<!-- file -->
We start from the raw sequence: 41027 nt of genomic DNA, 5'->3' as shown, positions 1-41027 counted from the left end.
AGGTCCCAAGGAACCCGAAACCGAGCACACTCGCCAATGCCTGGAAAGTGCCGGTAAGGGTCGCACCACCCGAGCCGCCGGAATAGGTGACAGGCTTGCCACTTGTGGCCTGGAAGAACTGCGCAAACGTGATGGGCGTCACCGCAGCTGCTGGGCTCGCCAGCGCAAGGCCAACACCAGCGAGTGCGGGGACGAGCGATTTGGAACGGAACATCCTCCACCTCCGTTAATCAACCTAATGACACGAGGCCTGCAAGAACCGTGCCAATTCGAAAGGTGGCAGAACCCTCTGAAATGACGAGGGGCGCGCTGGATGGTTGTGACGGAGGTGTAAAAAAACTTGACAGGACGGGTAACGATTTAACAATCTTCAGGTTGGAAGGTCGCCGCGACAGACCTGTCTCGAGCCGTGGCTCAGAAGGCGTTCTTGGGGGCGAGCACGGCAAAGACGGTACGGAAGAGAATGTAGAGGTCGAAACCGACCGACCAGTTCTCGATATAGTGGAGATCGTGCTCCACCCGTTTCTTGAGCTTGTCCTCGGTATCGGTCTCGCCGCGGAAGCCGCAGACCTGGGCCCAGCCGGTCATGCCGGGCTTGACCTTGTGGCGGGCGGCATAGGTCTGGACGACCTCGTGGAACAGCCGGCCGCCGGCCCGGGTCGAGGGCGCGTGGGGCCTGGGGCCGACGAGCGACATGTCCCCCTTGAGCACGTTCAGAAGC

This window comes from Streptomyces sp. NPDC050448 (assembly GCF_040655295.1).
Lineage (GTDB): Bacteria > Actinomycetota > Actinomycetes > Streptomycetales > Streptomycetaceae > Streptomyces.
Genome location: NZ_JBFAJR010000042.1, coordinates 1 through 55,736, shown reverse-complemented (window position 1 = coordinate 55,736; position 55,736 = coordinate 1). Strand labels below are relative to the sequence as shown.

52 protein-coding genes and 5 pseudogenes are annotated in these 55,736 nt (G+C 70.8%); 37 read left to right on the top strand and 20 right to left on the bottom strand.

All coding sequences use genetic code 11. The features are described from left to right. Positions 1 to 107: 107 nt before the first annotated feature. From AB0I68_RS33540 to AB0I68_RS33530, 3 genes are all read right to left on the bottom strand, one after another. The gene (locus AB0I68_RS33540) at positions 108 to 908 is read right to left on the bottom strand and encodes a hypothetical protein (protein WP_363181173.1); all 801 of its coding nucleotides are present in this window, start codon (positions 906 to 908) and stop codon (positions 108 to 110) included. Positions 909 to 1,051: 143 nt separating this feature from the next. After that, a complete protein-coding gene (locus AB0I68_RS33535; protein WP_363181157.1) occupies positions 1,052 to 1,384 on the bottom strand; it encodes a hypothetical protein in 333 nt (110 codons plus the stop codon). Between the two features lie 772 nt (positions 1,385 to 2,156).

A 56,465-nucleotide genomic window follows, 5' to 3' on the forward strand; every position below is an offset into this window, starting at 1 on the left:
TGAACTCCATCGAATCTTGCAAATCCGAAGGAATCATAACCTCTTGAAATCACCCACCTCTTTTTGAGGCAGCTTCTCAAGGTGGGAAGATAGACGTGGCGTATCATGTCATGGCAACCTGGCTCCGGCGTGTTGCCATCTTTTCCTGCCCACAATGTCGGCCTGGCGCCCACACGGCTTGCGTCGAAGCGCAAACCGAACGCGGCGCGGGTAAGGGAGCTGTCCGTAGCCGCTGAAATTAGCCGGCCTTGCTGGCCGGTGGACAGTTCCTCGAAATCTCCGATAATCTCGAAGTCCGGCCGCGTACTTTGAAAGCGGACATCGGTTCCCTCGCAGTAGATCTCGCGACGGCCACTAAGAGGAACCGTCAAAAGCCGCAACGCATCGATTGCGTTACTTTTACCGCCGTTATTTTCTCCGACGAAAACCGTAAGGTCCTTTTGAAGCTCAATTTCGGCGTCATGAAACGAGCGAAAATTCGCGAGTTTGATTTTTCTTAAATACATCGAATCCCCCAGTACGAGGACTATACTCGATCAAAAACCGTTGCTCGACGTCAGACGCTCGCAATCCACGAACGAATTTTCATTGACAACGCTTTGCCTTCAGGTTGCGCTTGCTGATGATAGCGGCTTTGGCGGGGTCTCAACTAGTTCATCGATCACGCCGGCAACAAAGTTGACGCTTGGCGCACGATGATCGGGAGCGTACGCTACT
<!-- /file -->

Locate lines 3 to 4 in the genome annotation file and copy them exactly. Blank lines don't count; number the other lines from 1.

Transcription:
This window comes from Streptomyces sp. NPDC050448 (assembly GCF_040655295.1).
Lineage (GTDB): Bacteria > Actinomycetota > Actinomycetes > Streptomycetales > Streptomycetaceae > Streptomyces.